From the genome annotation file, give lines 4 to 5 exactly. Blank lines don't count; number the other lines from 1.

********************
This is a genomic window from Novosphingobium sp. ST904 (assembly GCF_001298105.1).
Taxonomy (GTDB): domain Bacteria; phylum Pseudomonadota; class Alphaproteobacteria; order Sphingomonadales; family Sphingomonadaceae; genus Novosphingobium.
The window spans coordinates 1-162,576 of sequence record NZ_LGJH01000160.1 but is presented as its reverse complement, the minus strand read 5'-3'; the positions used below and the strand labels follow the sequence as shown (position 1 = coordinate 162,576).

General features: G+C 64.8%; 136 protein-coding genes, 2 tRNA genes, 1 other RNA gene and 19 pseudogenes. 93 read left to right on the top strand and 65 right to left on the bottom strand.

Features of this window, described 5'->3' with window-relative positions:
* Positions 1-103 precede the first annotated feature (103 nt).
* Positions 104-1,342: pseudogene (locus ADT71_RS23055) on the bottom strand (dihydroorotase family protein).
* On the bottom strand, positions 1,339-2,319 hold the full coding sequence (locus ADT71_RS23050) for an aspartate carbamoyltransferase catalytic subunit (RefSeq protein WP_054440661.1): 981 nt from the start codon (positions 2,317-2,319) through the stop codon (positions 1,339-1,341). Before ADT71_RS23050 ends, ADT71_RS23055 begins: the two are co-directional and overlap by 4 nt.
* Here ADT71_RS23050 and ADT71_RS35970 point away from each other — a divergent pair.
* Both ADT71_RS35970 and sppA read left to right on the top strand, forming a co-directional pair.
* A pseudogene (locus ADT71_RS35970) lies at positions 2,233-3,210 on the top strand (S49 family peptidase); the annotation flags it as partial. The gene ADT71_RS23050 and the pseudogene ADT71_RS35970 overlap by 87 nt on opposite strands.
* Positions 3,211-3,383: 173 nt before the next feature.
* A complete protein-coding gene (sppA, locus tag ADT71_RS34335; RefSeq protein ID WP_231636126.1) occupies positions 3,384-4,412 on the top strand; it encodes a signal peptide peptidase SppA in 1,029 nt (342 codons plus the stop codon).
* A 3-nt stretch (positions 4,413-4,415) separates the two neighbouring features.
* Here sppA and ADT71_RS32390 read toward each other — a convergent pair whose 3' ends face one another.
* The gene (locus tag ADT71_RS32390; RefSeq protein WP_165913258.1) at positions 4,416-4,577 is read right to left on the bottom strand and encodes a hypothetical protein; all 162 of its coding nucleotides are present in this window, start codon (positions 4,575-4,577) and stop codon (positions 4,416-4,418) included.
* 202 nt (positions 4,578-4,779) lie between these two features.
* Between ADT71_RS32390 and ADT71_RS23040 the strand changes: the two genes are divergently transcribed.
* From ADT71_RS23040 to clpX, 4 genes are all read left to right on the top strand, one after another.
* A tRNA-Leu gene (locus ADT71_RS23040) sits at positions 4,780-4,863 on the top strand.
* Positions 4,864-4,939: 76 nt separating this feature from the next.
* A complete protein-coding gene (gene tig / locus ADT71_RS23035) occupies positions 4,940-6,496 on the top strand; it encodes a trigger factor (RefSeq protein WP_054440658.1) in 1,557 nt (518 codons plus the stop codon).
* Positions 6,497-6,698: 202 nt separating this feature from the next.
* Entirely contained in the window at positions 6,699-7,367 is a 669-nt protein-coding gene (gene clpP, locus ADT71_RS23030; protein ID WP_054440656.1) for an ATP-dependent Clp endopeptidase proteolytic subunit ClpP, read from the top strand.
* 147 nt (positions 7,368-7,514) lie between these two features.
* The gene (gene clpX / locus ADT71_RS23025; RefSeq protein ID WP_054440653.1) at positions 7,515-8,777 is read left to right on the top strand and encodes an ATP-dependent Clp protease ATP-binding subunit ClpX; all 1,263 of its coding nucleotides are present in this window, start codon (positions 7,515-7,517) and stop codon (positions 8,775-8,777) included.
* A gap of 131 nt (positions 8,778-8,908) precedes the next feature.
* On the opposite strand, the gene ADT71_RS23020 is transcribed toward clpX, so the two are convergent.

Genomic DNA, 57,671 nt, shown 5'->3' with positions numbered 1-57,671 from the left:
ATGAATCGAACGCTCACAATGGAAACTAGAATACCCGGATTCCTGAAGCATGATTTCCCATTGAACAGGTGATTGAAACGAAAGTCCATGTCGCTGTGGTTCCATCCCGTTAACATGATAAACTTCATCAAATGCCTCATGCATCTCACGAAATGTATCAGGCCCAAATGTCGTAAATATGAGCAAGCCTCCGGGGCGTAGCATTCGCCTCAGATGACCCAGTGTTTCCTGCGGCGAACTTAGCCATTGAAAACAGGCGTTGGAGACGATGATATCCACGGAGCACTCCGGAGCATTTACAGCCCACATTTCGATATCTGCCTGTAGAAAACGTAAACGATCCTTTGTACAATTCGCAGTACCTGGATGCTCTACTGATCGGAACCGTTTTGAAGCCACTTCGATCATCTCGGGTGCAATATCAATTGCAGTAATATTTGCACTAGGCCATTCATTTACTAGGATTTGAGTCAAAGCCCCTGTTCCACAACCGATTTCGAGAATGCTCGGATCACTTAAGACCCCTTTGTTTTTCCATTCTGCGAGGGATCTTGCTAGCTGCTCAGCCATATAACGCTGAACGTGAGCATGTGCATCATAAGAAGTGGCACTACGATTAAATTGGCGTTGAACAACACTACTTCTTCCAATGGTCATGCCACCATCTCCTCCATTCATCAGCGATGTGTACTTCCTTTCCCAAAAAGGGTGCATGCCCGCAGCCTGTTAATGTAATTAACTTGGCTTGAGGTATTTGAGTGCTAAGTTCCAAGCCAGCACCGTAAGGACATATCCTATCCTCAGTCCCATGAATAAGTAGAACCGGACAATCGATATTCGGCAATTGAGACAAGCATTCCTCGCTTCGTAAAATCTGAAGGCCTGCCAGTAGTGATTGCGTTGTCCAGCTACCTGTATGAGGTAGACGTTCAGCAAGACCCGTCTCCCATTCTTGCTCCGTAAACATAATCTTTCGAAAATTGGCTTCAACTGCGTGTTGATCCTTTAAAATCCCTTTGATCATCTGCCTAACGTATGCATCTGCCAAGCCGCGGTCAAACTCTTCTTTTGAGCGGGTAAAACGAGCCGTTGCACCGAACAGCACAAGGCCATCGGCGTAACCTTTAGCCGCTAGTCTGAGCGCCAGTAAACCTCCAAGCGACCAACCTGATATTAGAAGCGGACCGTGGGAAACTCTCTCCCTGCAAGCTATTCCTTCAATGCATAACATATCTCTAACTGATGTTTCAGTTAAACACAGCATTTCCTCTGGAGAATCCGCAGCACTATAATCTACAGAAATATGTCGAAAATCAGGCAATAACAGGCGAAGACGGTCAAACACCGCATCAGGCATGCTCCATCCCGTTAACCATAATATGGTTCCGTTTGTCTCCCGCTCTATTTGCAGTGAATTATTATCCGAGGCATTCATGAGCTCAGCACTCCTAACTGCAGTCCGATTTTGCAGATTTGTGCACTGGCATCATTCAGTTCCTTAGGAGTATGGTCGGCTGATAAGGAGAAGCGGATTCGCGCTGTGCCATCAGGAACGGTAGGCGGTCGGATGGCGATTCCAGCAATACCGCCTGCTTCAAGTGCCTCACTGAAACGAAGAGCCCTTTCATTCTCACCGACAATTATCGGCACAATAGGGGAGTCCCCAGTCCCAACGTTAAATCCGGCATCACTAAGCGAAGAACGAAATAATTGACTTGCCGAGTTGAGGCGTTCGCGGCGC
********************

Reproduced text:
General features: G+C 64.8%; 136 protein-coding genes, 2 tRNA genes, 1 other RNA gene and 19 pseudogenes. 93 read left to right on the top strand and 65 right to left on the bottom strand.

Features of this window, described 5'->3' with window-relative positions: